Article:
The nasty thing is the terror about the Banks collapsing, alone or into each other’s arms like exhausted spendthrift lovers. Then there’s the loss of jobs, at least in America from which most productivity has been lend-leased for some time. That’s a bit of a bear, not just a Bugaboo to strike terror into the hearts of ordinary depositors. Thank goodness we won’t have to pay anymore taxes and that health insurance will be free. If only cranks would stop insisting there’s a difference between practicing medicine and providing disease management. Some say these distinctions are merely virtual, some even say that terror is a disease. But when Brevet Brigadier General John ABC Smith says it, you believe it because of that voice.
“Hey day, freedom, freedom high day; high day, freedom…” When one has been to the mountaintop there’s no place to go but down.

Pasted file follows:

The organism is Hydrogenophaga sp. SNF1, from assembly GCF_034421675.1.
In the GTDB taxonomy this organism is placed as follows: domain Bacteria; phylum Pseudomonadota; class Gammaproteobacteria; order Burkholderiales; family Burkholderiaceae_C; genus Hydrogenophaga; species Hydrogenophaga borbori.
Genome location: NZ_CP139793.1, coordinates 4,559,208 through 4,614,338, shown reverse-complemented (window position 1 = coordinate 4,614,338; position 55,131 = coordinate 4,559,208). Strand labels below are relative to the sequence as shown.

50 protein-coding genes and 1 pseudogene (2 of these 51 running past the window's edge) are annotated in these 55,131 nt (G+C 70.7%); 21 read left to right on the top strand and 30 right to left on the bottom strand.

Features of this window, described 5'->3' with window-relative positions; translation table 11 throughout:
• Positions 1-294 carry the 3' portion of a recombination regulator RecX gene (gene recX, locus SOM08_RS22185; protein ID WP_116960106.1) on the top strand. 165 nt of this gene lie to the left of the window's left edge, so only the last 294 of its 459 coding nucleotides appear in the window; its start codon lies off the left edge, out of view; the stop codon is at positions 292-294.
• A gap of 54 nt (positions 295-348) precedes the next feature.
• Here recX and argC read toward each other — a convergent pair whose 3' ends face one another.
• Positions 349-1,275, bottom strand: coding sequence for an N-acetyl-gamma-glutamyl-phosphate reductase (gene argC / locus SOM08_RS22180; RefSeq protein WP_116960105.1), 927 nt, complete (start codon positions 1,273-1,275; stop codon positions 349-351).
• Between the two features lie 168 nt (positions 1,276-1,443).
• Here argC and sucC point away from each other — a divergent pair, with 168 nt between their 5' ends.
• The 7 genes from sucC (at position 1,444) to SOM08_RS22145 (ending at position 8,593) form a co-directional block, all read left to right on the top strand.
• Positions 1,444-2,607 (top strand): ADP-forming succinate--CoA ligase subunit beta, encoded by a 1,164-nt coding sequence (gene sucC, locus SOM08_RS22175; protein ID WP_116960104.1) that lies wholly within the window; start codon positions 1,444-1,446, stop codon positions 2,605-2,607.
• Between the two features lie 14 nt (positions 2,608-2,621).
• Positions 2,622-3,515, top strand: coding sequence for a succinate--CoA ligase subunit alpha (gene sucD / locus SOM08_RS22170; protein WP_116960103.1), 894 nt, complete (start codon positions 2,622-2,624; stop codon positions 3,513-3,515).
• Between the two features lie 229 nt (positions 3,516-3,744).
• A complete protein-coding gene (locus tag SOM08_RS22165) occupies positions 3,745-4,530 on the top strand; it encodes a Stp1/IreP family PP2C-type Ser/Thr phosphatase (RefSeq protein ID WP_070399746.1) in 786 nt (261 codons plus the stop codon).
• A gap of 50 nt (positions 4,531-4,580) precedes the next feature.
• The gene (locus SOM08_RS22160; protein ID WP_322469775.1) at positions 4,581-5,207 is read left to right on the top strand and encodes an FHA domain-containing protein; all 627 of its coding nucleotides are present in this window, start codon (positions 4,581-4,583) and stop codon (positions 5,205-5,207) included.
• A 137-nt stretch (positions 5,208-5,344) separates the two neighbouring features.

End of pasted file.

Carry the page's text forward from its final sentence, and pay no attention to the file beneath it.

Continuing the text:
“Someone did introduce me to the gentleman, -- I am sure, at some public meeting, I know very well, held about something of great importance, no doubt – at some place or other, I feel convinced, whose name I have unaccountably forgotten. The truth is…” the truth is they’ve confused me about just what exactly his name is; but don’t you think he seems a bit British? After all, “there is a primness, not to say stiffness in his carriage, a degree of measured and, if I may so express it, rectangular precision attending his every movement” which in any other man might “savor of affectation” but in this great hero of the Kickapoo campaign “may readily be placed to the account of reserve, hauteur, of a commendable sense of his dignity” which is indeed, beyond compare; and in him, may he be blessed, we all should have “a confidence sans bounds.”